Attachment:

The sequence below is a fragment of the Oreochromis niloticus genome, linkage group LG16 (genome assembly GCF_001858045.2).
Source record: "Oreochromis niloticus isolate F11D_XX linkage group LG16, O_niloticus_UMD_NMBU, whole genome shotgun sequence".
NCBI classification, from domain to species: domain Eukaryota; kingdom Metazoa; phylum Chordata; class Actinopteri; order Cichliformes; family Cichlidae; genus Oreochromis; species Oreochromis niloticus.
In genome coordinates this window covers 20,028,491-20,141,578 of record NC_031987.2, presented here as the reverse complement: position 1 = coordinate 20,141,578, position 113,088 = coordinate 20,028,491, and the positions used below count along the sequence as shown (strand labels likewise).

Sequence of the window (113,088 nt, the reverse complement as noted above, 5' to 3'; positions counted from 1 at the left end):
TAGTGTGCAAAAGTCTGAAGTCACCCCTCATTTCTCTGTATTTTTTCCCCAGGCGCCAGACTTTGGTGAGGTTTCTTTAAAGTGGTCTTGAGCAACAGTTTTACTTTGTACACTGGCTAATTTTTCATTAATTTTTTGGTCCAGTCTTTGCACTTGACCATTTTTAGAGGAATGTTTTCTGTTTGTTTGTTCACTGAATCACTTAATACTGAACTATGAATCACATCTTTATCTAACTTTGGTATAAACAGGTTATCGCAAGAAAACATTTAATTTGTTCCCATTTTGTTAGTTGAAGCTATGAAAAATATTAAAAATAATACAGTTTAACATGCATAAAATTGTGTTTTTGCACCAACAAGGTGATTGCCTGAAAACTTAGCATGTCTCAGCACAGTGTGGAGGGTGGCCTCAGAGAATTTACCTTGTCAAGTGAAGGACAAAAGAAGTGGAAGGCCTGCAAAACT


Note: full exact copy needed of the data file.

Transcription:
The sequence below is a fragment of the Oreochromis niloticus genome, linkage group LG16 (genome assembly GCF_001858045.2).
Source record: "Oreochromis niloticus isolate F11D_XX linkage group LG16, O_niloticus_UMD_NMBU, whole genome shotgun sequence".
NCBI classification, from domain to species: domain Eukaryota; kingdom Metazoa; phylum Chordata; class Actinopteri; order Cichliformes; family Cichlidae; genus Oreochromis; species Oreochromis niloticus.
In genome coordinates this window covers 20,028,491-20,141,578 of record NC_031987.2, presented here as the reverse complement: position 1 = coordinate 20,141,578, position 113,088 = coordinate 20,028,491, and the positions used below count along the sequence as shown (strand labels likewise).

Sequence of the window (113,088 nt, the reverse complement as noted above, 5' to 3'; positions counted from 1 at the left end):
TAGTGTGCAAAAGTCTGAAGTCACCCCTCATTTCTCTGTATTTTTTCCCCAGGCGCCAGACTTTGGTGAGGTTTCTTTAAAGTGGTCTTGAGCAACAGTTTTACTTTGTACACTGGCTAATTTTTCATTAATTTTTTGGTCCAGTCTTTGCACTTGACCATTTTTAGAGGAATGTTTTCTGTTTGTTTGTTCACTGAATCACTTAATACTGAACTATGAATCACATCTTTATCTAACTTTGGTATAAACAGGTTATCGCAAGAAAACATTTAATTTGTTCCCATTTTGTTAGTTGAAGCTATGAAAAATATTAAAAATAATACAGTTTAACATGCATAAAATTGTGTTTTTGCACCAACAAGGTGATTGCCTGAAAACTTAGCATGTCTCAGCACAGTGTGGAGGGTGGCCTCAGAGAATTTACCTTGTCAAGTGAAGGACAAAAGAAGTGGAAGGCCTGCAAAACT